News & Politics

What Would Judy Do?

Judy Smith couldn’t go into details about past clients, so we asked how she would manage a few hypothetical crises.

Photograph by Vincent Ricardel.

See Also:

Judy Smith: Schooled For Scandal

Photograph by Vincent Ricardel.

Leslie is an associate at a major law firm. She sends an e-mail to her colleagues in which she calls their supervising partner—who is very difficult—“an egomaniac on a power trip.” After pressing send, she realizes she accidentally cc’d the partner.

E-mail can be a dangerous tool. I always say you should never write something in an e-mail that you would not want someone else to see. I would advise Leslie to apologize to the partner, stating that the e-mail was obviously intended for her colleagues, it was late, and they had been working around the clock. I don’t think I would apologize for making the comment because the attorney would think it was disingenuous. I’m guessing he has heard that characterization many times.

• • •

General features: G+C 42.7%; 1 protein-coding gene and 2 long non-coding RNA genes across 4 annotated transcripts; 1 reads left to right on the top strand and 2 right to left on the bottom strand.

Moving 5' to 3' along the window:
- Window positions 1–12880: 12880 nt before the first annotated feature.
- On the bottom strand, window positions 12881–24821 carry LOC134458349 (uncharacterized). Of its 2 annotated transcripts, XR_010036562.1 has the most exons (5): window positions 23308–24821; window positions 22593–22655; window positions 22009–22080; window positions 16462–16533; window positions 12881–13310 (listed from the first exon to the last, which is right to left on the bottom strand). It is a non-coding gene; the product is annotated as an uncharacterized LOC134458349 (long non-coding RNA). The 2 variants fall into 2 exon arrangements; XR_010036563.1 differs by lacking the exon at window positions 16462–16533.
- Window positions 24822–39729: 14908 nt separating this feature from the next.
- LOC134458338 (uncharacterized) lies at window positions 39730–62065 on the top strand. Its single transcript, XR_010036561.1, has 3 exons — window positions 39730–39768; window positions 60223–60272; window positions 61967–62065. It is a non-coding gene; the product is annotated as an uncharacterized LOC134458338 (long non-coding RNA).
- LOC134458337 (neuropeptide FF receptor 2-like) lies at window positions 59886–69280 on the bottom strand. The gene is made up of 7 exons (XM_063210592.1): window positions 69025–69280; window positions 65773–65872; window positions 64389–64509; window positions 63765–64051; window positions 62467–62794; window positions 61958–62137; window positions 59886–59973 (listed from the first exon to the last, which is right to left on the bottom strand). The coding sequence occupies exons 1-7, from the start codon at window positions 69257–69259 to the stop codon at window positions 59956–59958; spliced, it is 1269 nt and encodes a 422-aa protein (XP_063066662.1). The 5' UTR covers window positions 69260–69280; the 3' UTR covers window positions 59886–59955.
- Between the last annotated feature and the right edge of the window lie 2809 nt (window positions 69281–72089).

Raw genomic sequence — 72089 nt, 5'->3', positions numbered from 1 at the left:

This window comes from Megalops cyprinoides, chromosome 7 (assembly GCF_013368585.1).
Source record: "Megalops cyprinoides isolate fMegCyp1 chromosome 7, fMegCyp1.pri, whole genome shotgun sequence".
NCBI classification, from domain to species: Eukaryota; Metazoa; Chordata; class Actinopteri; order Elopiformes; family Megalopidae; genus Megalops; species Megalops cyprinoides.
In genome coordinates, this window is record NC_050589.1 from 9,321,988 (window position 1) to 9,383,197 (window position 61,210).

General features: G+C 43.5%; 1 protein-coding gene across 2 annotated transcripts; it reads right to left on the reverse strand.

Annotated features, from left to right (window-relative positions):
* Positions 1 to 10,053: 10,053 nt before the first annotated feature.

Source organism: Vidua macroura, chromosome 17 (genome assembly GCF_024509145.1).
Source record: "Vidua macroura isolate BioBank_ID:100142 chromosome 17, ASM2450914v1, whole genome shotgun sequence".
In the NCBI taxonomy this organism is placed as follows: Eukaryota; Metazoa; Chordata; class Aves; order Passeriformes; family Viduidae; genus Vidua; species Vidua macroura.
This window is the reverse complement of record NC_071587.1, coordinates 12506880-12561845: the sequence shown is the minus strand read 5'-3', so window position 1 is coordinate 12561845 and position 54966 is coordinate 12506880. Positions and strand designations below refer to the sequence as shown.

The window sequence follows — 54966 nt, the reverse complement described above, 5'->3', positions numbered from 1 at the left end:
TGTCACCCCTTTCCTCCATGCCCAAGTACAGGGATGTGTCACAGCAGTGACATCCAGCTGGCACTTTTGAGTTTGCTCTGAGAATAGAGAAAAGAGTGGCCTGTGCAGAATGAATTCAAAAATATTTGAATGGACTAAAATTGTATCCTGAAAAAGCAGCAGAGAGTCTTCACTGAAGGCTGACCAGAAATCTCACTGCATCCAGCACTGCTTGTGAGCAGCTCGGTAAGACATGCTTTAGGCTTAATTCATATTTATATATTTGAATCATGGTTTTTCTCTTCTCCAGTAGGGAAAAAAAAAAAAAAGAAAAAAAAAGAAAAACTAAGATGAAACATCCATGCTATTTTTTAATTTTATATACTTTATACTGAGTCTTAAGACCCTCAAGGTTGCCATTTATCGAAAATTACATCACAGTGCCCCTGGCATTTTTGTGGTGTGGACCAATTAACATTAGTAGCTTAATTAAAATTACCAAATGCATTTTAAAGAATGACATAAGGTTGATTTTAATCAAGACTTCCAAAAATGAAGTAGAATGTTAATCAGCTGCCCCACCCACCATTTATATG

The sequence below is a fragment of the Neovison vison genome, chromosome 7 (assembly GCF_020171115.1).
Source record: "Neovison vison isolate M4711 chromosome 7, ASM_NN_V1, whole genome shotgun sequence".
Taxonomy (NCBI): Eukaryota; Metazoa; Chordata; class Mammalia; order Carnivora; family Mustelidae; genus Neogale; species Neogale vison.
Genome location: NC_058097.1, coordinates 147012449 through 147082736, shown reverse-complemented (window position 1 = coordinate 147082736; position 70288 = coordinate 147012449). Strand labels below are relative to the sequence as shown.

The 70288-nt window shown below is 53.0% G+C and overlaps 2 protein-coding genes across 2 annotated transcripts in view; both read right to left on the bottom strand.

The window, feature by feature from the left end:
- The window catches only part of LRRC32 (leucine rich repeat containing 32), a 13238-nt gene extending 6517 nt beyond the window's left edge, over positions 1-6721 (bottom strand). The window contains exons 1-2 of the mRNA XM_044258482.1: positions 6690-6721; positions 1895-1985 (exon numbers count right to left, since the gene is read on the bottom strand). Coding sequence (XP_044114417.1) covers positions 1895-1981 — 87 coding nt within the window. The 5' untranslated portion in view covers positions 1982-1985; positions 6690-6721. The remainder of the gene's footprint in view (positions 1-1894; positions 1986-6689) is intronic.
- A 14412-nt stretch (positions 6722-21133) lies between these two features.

Dean Thompson works at a prestigious university. His son attends the school and was recently caught cheating on a final exam. The student body is up in arms, thinking he got off easy—just a short-term suspension—because he’s the dean’s son.

Well, of course Dean Thompson was smart enough to recuse himself from the decision-making process. If, after examining prior history of students in similar situations, the dean determined that his son was given a lesser penalty, I would advise him to reverse the decision and issue a statement saying the decision did not uphold the values both he and the school stand for, that policies should be enforced fairly and there is no exception. Then he should announce that his son is suspended, like all other similar students, for the entire semester.

• • •

Molly is a well-known Washington socialite from a prominent family. Recently, an old flame leaked a sex tape of her to a gossip blog, putting Molly’s and her family’s reputations at stake.

Unless Molly wants to make a ton of money like Kim Kardashian, I would advise her to address the issue head-on and tell the truth: At the time she did the sex tape, she was young, it was private, and she did not expect for it to be public. Young people sometimes exercise bad judgment, and this is one of those cases. She is of course disappointed that her ex chose to use something so private to make money and gain notoriety. The story is likely to be a one- or two-day hit, so I would give a statement as soon as possible once she has all the facts.

This article appears in the March 2012 issue of The Washingtonian.

Senior Editor

Marisa M. Kashino joined Washingtonian in 2009 and was a senior editor until 2022.